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Posted at 10:49 AM ET, 04/10/2012

Facebook buys Instagram: What this means to Insta-photographers

First Instagram moved its app outside the gated walls of the iPhone and onto the Android. Now, it’s sold itself to Facebook.

The outcry on Twitter was immediate: The nerve of the nine-now-likely-millionaires of the Instagram staff!

While Facebook has a history of acquisitions that feel more like takeovers, both companies insisted Instagram and Facebook would remain independent. The Android news already sparked a rush of interest in the company, with 5 million people downloading the app in six days. What exactly will the Facebook purchase mean for Instagram users? And what should Facebook users expect to find in the new app?
(Justin Sullivan - Getty Images)

On Facebook:

Brace yourself for a newsfeed full of vintage-inspired snapshots:You’re about to see the world through Instagram’s Lo-Fi filter. The deal will likely mean a huge increase in sharing Instagram snapshots — which is good news for those who love the retro look, and bad news for photographers who decry the Instagram filters as cliche.

iPhone photographers love Instagram because it has the ability to dress up any average-looking photo to make it seem artfully composed and interesting. And that’s exactly why “real” photographers hate it: It replicates an effect that, for them, requires vintage equipment, expense and hours of practice. Though there’s no word on how Instagram will change, it’s safe to assume that the already swiftly-growing app will become even more popular. Depending on your perspective, that means a newsfeed full of better-looking images, or faux-retro fakery.

But also, prepare for a better mobile photo-sharing experience: Facebook’s mobile app is a source of frustration for many — people complain that it’s riddled with bugs and a bad user experience. Facebook can learn from Instagram here — something that Mark Zuckerberg noted in the announcement of the deal. “This acquisition hints that Facebook will be working on cleaning up their mobile experiences across devices,” Corvida Raven of SheGeeks wrote. “Facebook users should pay attention. This could be the foretelling of your future mobile Facebook experience.”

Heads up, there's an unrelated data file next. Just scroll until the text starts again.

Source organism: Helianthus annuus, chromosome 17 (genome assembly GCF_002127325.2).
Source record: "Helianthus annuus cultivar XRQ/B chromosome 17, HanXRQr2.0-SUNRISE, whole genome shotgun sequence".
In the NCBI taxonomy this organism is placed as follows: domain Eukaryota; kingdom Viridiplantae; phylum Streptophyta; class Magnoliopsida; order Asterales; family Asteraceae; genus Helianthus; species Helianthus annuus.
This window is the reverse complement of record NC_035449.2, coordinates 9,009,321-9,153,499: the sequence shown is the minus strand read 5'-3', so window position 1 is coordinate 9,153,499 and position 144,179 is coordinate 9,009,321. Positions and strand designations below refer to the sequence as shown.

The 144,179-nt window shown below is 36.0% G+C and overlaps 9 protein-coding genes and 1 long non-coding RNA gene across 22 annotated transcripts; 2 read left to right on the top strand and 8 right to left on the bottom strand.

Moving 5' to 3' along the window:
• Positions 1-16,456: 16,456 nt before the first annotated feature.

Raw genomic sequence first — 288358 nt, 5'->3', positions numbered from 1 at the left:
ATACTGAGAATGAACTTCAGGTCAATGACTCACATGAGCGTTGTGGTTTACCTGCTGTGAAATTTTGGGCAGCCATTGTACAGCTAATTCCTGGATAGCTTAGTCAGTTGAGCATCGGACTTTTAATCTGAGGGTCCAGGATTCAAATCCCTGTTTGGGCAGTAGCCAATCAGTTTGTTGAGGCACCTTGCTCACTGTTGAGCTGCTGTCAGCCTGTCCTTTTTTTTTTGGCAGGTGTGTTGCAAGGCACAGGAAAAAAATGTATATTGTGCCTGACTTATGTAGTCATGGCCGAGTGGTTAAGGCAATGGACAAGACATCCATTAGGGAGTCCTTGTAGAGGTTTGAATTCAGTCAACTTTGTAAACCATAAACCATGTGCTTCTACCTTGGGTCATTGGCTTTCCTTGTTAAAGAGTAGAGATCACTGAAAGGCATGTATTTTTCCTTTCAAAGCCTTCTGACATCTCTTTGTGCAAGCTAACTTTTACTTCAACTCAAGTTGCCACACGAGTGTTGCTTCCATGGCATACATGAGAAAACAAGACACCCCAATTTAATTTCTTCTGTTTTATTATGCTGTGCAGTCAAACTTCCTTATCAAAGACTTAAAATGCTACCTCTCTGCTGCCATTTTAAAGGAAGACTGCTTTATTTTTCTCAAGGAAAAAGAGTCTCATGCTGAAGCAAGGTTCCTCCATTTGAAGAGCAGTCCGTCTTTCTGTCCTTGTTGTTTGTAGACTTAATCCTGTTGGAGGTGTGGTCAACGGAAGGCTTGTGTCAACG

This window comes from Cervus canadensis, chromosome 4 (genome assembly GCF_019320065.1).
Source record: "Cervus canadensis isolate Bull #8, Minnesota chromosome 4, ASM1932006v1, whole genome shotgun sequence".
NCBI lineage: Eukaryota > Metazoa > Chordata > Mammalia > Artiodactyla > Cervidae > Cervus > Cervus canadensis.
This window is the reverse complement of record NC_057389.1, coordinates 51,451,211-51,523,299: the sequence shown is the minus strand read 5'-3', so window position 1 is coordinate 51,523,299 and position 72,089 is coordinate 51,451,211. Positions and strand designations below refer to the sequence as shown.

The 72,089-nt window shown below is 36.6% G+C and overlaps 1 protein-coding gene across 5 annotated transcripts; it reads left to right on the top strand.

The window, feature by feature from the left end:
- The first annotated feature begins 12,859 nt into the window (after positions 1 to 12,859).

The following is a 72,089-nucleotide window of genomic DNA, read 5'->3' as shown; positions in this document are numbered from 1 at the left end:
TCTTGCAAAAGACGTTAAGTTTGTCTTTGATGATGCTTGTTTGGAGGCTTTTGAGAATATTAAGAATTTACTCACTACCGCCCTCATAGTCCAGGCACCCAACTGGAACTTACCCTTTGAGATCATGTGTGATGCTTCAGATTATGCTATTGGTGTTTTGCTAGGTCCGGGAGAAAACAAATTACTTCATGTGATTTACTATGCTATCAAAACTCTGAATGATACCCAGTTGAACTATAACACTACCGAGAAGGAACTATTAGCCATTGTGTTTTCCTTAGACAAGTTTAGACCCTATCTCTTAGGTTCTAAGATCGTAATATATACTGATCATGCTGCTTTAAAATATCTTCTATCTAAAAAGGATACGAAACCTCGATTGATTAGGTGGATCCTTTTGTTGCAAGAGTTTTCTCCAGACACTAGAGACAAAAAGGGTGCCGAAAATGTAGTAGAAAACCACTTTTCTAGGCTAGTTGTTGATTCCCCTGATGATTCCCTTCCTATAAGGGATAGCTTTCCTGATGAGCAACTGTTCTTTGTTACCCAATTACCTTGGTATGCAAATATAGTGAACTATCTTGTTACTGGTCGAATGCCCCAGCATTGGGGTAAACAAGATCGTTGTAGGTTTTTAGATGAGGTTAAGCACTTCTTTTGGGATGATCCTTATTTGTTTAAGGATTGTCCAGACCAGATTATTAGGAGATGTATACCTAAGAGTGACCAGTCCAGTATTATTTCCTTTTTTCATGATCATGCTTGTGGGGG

For Instagram users:

Decide if you want to jump ship: Though the announcement of the deal said that Instagram would keep features like the ability to maintain separate Instagram followers, and not share all Instagrams on your Facebook news feed, some users, wary of Facebook’s privacy track record, are about to jump ship. Digital Trends made a to-do list for any Instagrammers who plan to delete their accounts, with tips for importing all of your photos, taking notes on Instagram users you’d still like to follow, and alternative photo-filtering services.

Consider these predicted new features: Tech Crunch has looked into its crystal ball and predicted five specific changes that will come about thanks to the merger. They seem pretty innocuous — perhaps reassurance for people who fall into the ship-jumping category above? With “Facestagram,” you may get a streamlined login for both sites, an easier way to import photos, better systems for tagging and a way to make geo-tagged Instagrams into check-ins. Surely, there are other changes in the works — but iPhoneographers will have to wait and see.

Related:

Facebook acquires Instagram for about $1B

Facebook buys Instagram: Social media users react

Instagram on Android: Tips for using the instantly popular app

By  |  10:49 AM ET, 04/10/2012

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